“Bully” is awesome.
Ever wanted to give those jocks who tormented you an Indian Burn? Ever wanted to wedgify the preppies that made you dread lunchtime? Wanna throw eggs at nerds?
“Bully” is for you.
The game is a sandbox-style first-person adventure a la “Grand Theft Auto,” just without firearms and death.
Also, there’s a whole lot more structure.
That’s what really makes the game brilliant. You have to go to class or the prefects make you mow the grass. You have to be in bed by 2 a.m. or you pass out and get robbed (why the high schooler you play as can’t pull the occasional all-nighter is beyond me ... wuss). Picking fights, bullying and vandalizing your school will cost you if and when you get caught.
That level of realism and the message of “Behave you scamp!” that the game sends is what keeps “Bully” from being the moral corruption it tries to convince you it is. Don’t believe the hype or the ads or the box art. At the end of the day, the game wants you to do the right thing ... and punish those who don’t.
Now, you can skip classes and get away with it, but going to class and getting good marks gives you bonuses. You get more health every time you get some smooches. You unlock new outfits and learn how to get off the hook for minor infractions. Besides, classes are minigames (such as a version of “Text Twist” or “Trauma Center”) that are quite a bit of fun and decently challenging.
That’s another great side effect of the realism. It makes this game tough. You can’t vaporize the prefects, teachers and other authority figures. Outrunning them is difficult. So you’ve got to be stealthy, sneaky and all manners of clever.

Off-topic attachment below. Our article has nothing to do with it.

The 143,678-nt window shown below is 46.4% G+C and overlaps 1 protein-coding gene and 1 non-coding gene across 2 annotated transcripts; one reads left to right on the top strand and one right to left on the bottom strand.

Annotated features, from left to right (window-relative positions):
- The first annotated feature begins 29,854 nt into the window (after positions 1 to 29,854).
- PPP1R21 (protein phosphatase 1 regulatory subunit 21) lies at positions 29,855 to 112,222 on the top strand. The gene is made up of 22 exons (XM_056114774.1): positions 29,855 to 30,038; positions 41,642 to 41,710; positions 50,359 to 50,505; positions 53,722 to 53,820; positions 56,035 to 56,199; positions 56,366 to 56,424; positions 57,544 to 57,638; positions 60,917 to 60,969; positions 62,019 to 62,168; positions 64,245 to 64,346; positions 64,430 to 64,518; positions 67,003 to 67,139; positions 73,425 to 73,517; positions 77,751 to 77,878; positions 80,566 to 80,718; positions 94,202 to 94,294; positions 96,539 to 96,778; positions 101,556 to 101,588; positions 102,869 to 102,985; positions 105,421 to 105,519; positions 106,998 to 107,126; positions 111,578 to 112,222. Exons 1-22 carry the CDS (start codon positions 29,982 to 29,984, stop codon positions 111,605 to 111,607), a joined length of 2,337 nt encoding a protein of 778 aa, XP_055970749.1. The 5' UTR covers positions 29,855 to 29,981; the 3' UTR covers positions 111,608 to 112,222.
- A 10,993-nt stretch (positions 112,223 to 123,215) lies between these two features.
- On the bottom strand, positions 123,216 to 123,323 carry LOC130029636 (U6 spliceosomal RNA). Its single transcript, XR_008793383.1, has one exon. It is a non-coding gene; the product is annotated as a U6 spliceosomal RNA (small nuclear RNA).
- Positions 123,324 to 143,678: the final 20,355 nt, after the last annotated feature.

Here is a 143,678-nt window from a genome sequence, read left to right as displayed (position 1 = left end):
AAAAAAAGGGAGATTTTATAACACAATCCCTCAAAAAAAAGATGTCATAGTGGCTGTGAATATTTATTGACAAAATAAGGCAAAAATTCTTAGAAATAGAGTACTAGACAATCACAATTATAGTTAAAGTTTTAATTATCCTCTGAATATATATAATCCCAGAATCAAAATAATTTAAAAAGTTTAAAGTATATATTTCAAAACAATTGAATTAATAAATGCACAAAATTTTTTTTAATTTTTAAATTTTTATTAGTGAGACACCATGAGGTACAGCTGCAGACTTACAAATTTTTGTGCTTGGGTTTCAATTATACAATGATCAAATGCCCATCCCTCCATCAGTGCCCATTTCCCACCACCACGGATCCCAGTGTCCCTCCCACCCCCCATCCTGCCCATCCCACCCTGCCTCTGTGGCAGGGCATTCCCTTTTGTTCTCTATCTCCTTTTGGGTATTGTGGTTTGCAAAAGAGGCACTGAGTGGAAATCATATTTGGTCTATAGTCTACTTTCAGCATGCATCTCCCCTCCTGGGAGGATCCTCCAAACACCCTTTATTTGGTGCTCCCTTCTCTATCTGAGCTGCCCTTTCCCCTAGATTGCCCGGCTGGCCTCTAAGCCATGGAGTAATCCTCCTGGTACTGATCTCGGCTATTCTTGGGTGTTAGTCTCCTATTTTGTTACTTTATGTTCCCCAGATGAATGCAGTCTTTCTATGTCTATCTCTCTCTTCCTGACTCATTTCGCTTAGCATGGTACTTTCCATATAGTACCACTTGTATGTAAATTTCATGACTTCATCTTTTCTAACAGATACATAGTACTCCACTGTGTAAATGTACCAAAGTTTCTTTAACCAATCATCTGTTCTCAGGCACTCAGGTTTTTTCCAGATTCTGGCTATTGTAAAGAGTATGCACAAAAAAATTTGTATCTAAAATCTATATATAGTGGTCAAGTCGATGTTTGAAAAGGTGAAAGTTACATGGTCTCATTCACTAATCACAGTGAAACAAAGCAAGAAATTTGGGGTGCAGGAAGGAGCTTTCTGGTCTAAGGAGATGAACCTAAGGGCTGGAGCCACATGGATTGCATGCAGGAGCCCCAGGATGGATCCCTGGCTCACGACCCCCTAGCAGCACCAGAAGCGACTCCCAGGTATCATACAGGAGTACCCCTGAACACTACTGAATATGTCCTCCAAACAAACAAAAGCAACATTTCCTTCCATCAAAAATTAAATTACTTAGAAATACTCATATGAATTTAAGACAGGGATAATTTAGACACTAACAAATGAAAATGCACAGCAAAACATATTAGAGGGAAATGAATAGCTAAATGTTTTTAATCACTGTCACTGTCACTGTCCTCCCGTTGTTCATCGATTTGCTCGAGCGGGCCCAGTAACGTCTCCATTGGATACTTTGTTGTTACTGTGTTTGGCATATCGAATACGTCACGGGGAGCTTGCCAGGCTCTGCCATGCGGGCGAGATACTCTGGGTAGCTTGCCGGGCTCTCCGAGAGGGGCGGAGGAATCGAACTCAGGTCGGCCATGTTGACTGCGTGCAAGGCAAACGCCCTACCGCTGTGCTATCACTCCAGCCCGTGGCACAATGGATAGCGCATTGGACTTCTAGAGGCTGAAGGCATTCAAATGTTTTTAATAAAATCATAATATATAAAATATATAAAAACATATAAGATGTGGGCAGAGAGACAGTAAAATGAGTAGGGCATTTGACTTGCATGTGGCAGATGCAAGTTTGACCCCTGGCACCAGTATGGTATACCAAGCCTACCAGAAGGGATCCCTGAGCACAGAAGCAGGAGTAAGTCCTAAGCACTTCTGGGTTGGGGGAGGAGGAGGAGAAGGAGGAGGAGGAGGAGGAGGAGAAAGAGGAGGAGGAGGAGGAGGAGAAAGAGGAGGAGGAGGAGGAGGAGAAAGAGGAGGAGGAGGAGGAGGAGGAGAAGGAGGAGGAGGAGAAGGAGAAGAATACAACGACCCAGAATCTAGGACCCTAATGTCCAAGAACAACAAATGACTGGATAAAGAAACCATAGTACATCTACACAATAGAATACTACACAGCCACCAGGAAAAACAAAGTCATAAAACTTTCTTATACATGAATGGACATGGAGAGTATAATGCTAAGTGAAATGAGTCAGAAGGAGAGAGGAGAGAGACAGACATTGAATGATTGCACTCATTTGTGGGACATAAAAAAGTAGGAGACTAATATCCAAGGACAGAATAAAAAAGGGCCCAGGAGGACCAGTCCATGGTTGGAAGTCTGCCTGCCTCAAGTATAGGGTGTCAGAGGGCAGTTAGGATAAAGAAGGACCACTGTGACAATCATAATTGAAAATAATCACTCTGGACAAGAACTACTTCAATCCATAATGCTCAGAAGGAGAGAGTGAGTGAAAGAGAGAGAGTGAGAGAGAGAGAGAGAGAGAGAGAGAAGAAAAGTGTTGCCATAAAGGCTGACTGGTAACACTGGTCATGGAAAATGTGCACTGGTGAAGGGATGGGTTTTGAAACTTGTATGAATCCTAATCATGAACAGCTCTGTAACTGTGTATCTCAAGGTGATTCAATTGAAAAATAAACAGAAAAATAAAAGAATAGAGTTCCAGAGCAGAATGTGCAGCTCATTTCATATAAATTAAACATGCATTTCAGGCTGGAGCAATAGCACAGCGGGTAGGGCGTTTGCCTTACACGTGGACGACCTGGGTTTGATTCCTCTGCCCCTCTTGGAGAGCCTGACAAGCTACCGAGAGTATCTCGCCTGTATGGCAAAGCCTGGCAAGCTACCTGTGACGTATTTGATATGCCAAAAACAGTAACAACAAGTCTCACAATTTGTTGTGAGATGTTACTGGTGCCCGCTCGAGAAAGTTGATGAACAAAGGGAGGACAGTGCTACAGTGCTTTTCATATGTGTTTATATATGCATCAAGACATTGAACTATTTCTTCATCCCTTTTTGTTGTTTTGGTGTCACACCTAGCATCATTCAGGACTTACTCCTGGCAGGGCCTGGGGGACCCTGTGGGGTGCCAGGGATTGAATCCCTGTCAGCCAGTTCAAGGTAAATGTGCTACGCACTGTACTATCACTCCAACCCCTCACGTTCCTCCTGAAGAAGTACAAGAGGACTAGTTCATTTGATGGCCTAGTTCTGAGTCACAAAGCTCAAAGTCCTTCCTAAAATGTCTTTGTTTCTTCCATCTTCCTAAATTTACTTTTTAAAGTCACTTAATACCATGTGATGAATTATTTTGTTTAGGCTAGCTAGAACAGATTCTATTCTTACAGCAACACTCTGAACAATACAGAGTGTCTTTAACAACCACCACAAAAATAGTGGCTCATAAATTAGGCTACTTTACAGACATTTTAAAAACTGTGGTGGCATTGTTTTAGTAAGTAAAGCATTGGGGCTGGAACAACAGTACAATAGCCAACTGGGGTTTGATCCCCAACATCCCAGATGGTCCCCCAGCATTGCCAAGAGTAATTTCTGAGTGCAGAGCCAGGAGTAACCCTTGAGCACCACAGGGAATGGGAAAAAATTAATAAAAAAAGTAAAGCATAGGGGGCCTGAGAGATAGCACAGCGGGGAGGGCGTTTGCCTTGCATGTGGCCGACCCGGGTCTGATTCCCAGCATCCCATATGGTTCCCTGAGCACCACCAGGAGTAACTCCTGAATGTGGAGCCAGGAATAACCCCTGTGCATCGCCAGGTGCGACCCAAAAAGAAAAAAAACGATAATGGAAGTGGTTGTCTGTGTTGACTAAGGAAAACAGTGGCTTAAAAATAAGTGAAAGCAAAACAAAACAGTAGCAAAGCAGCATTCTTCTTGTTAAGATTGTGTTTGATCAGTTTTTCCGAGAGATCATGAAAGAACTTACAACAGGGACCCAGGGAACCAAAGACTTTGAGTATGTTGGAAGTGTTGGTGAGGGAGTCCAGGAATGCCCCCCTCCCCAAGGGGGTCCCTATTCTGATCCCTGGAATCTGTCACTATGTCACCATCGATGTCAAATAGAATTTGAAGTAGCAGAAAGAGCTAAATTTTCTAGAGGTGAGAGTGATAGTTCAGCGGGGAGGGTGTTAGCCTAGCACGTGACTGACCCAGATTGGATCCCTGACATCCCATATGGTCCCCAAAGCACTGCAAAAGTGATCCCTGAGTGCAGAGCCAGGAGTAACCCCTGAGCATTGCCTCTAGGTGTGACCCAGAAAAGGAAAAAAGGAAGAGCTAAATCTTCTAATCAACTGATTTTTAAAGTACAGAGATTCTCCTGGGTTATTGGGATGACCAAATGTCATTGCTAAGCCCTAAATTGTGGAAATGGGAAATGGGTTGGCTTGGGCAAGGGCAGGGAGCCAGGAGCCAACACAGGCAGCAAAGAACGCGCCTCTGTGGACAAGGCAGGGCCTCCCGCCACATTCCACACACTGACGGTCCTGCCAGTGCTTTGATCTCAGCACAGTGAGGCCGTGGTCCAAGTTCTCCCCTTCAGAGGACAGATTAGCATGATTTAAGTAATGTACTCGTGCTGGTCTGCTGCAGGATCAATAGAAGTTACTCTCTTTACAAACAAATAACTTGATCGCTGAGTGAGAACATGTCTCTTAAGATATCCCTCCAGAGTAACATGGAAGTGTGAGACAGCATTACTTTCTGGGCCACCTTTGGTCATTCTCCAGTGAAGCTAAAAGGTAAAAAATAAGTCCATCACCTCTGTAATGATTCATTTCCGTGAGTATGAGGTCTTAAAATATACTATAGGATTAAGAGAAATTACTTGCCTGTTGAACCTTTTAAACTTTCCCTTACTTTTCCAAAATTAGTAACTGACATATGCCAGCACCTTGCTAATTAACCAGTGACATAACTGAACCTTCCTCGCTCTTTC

Sometimes though, the game does demand you pull out the whuppin stick. Actually, it demands that a lot. Whenever you antagonize a clique, they come after you.
Relentlessly. You can run, get beat up, or dole the pain right back out. As always though, don’t get caught.
I’m through about 1/4th of the game, but the story is pretty cool so far. You play as troublemaker Jimmy Hopkins, the new kid trying to fit in. You get manipulated my a psychopathic teenager, Gary, who wants to ‘rule the school.’ Gary is so evil, so well-written, he’s already leapt into the pantheon of great teenage villains.
As far as the mechanics, playing is easy and your Wii-motions rarely get incorrectly registered. Controlling Jimmy is pretty smooth, the graphics are good for the Wii, the sound is clear and there are some nice tunes. The music doesn’t approach “Smash Bros. Brawl,” but I doubt anything will anytime soon.
The only gripes I have are that it takes a while to really unlock the games’ potential — being able to leave the school. Also, you get no weekends. You have class every day and that clock never slows down or goes away. You’d think that the game designers would have given you two full days of in-game clock time for mayhem. Nope. You’ve got class. So buy the game, learn the ropes, and claim that “coolest kid in school” title you probably never had growing up.
I’m giving “Bully” 4.5 buttons out 5.